Hebei has long been a major manufacturer of chemical pharmaceuticals. It produced 446,000 tons of chemical pharmaceuticals in 2015, down 11.6 percent from 2014, according to data from Hebei Provincial Bureau of Statistics.

"Homegrown CSPC and North China Pharmaceutical combined supply more than half of the country's antibiotics," a drug distributor, who only gave his surname Ma, told the Global Times on Thursday.

A long campaign

The fight against the pollution generated by Hebei's pharmaceutical industry has been going on for a while.

Earlier this year, local authorities set up a special team to investigate the alleged pollution of 10 subsidiaries of North China Pharmaceutical.

About 18 high-pollution and high-energy-consuming factories, including some run by North China Pharmaceutical, were ordered to leave Shijiazhuang by 2017, according to a local government statement issued in 2013.

Experts consider the latest suspensions as the most far-reaching campaign that have ever been taken against the pharmaceutical manufacturing industry. The suspensions were part of the 14 measures issued by the Shijiazhuang City Air and Water ­Pollution Prevention Command ­Office on November 18.

Authorities have taken similar actions against industries such as steel, chemicals, cement and coal carbonization, which are also sources of Shijiazhuang's severe pollution.

The city aims to bring down its average concentration of PM 2.5 by 10 percent by the end of 2016 and keep its Air Quality Index (AQI) below 500 for the rest of the year.

The AQI tops out at 500, following a similar standard used in the US. Any reading above 500 means the air quality is extremely bad.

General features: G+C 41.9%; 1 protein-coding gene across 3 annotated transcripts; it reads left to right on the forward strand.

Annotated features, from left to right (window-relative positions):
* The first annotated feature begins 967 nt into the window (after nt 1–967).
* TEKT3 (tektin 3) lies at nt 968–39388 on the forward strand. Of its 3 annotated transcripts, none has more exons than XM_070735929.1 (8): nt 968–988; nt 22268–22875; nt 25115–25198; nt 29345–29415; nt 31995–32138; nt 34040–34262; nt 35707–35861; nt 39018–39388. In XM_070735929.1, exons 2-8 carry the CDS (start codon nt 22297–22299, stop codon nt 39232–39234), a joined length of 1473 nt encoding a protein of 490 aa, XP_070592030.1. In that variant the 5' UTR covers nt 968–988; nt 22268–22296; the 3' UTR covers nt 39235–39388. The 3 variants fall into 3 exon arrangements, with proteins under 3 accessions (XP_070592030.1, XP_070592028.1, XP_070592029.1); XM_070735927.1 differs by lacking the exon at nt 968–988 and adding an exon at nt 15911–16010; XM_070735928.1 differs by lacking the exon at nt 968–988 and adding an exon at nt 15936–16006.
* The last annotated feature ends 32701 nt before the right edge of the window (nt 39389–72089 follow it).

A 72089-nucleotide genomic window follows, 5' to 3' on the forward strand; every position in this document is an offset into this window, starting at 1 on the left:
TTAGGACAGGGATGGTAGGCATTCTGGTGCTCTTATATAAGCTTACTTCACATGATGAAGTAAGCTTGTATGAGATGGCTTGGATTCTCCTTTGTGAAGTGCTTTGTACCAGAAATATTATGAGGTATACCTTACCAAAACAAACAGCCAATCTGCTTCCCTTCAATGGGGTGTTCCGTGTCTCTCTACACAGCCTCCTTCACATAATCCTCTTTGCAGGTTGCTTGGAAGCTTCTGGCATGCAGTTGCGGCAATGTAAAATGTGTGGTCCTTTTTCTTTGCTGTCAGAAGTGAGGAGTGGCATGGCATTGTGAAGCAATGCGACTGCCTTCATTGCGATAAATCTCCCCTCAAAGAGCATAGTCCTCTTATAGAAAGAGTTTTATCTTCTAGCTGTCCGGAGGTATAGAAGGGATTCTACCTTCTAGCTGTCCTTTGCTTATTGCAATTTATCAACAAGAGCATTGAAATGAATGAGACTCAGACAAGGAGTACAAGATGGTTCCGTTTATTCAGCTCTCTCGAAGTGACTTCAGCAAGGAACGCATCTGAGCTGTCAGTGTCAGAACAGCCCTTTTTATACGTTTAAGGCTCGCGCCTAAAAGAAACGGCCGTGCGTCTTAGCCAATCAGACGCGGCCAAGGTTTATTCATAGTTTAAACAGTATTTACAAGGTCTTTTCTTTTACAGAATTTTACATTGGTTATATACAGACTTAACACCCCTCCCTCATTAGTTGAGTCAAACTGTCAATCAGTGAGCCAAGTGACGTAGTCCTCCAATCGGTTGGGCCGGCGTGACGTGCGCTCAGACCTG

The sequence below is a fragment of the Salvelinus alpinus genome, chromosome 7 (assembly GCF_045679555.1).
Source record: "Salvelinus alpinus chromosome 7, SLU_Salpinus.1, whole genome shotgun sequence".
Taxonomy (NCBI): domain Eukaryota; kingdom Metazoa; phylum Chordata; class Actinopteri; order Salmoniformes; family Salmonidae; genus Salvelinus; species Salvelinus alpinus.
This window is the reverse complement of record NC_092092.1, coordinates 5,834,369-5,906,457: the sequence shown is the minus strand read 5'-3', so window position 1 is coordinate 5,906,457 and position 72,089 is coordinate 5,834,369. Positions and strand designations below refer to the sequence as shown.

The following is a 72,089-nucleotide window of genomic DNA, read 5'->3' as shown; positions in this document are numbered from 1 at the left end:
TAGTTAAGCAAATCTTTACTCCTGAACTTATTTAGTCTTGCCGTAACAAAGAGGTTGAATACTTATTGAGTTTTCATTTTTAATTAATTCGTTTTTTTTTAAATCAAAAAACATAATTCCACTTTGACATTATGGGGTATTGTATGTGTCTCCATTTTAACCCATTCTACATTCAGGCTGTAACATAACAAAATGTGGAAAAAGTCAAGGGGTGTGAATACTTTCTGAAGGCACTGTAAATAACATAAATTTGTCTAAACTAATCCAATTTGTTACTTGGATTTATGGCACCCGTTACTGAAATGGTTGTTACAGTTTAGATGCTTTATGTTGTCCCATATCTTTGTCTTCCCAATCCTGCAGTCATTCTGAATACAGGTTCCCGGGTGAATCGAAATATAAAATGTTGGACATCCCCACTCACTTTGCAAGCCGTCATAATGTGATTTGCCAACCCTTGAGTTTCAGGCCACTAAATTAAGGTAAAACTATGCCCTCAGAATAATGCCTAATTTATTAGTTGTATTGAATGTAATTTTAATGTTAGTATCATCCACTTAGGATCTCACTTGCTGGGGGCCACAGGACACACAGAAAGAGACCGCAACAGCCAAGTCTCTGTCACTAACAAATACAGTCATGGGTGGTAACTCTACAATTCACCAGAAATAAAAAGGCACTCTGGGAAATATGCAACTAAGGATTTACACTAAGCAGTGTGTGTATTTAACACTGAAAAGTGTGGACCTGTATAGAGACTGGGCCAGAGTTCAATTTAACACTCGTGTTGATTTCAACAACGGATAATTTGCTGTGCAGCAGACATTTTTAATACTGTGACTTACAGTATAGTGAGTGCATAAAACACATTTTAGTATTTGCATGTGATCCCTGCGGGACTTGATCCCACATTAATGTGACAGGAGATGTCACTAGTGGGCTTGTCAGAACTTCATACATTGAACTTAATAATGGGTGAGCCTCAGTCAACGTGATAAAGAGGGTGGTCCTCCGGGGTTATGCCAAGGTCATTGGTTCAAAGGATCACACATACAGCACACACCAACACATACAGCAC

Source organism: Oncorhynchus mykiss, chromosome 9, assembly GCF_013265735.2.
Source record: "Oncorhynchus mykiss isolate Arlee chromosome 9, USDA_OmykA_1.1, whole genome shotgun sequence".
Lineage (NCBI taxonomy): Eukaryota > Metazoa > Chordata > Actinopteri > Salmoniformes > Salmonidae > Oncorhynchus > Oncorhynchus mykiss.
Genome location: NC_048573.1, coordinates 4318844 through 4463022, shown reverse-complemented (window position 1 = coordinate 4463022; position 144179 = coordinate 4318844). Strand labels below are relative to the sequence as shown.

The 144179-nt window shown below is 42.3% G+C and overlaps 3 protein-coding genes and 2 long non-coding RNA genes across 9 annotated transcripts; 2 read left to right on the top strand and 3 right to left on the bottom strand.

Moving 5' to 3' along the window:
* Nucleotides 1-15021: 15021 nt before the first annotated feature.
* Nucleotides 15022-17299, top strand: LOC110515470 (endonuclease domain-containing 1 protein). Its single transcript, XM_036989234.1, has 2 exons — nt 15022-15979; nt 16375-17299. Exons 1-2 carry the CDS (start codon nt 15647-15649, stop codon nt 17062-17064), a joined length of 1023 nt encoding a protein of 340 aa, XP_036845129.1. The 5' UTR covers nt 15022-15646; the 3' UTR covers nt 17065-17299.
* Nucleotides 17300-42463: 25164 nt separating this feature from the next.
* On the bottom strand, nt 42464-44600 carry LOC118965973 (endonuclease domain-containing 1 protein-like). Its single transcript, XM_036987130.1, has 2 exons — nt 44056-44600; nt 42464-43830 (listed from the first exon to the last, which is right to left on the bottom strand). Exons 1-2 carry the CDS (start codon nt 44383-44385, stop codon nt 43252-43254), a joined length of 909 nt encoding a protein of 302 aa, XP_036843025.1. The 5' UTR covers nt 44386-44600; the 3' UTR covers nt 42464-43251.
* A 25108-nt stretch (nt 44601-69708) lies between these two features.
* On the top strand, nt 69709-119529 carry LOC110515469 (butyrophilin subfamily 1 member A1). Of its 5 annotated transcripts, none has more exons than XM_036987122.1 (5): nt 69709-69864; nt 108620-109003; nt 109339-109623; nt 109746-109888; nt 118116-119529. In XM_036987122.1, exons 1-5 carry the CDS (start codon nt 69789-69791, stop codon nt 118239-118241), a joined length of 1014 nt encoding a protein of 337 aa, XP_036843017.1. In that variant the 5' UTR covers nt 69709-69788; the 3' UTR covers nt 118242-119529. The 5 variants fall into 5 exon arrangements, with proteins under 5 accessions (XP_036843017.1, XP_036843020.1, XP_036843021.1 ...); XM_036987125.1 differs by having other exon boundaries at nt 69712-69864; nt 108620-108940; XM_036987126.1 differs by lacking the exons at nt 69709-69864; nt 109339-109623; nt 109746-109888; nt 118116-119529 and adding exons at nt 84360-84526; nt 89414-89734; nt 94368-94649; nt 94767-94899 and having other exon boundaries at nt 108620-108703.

The Ministry of Environmental Protection monitors the AQI in 74 major cities in China. In October, seven of the 10 worst AQI readings were in cities in Hebei, the country's sixth most populous province. ­Shijiazhuang topped the ranking.

Economic fallout

"We applaud the government's determination to protect our environment. But we hope the process can be carried out in a rational and flexible way. The current suspension in Shijiazhuang is a one-standard-fits-all campaign," Bu said.

Bu complained that the authorities do not care whether or not an individual plant is actually polluting the environment, so they ordered all related firms to halt production first and identified the polluters later.

The authorities have stationed a special team in Bu's factory to ensure production remains suspended.

Several calls to the environmental protection authorities of Shijiazhuang remained unanswered by press time.

Ma believes the government's decision is understandable, considering that it is difficult for authorities to determine whether a company is actually following environmental protection regulations. "Companies devote a lot of resources to purchasing environmental protection equipment, but not all of them will keep those facilities running due to the very, very high costs," Ma said.

Entrepreneurs petition authorities to resume production, but Bu said it takes time to get approval.

"A suspension for a month or two is no big deal. But if it lasts until the end of the year, the factories have to prepare themselves for losses in revenue and workers," Li said.

Ma worried that the suspensions might cause a spike in drug prices, even though both CSCP and North China Pharmaceutical said they had large enough inventories to cope with the halt in production.

According to North China Pharmaceutical's filing, the company estimated that it would lose 50 million yuan ($7.23 million) in profits if the suspension lasted until the end of the year.

Zhang, the professor, acknowledged that government's blunt approach to dealing with air pollution will hurt the economy.

"Still, it is necessary at this early stage of environmental protection," he said.